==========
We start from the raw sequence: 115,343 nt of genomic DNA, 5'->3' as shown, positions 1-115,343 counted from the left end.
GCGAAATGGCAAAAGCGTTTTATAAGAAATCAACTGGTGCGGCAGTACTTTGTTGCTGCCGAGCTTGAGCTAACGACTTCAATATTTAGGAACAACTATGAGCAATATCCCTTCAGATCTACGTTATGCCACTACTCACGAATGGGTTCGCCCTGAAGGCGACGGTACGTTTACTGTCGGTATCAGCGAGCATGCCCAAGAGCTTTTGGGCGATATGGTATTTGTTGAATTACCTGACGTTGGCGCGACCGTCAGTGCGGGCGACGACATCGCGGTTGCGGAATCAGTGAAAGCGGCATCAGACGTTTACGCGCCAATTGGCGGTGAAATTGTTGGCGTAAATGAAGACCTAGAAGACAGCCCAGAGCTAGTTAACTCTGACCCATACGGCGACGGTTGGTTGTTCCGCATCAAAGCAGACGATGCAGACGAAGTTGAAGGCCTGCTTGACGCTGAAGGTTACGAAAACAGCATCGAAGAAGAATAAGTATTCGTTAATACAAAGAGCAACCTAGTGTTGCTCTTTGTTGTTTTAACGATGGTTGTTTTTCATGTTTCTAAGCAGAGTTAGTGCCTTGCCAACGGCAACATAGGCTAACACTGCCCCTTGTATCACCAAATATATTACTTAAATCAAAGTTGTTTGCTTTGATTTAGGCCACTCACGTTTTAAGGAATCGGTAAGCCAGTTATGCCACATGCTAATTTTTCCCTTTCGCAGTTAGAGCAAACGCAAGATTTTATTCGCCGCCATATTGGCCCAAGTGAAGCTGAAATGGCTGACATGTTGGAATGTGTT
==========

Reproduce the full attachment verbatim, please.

We start from the raw sequence: 115,343 nt of genomic DNA, 5'->3' as shown, positions 1-115,343 counted from the left end.
GCGAAATGGCAAAAGCGTTTTATAAGAAATCAACTGGTGCGGCAGTACTTTGTTGCTGCCGAGCTTGAGCTAACGACTTCAATATTTAGGAACAACTATGAGCAATATCCCTTCAGATCTACGTTATGCCACTACTCACGAATGGGTTCGCCCTGAAGGCGACGGTACGTTTACTGTCGGTATCAGCGAGCATGCCCAAGAGCTTTTGGGCGATATGGTATTTGTTGAATTACCTGACGTTGGCGCGACCGTCAGTGCGGGCGACGACATCGCGGTTGCGGAATCAGTGAAAGCGGCATCAGACGTTTACGCGCCAATTGGCGGTGAAATTGTTGGCGTAAATGAAGACCTAGAAGACAGCCCAGAGCTAGTTAACTCTGACCCATACGGCGACGGTTGGTTGTTCCGCATCAAAGCAGACGATGCAGACGAAGTTGAAGGCCTGCTTGACGCTGAAGGTTACGAAAACAGCATCGAAGAAGAATAAGTATTCGTTAATACAAAGAGCAACCTAGTGTTGCTCTTTGTTGTTTTAACGATGGTTGTTTTTCATGTTTCTAAGCAGAGTTAGTGCCTTGCCAACGGCAACATAGGCTAACACTGCCCCTTGTATCACCAAATATATTACTTAAATCAAAGTTGTTTGCTTTGATTTAGGCCACTCACGTTTTAAGGAATCGGTAAGCCAGTTATGCCACATGCTAATTTTTCCCTTTCGCAGTTAGAGCAAACGCAAGATTTTATTCGCCGCCATATTGGCCCAAGTGAAGCTGAAATGGCTGACATGTTGGAATGTGTT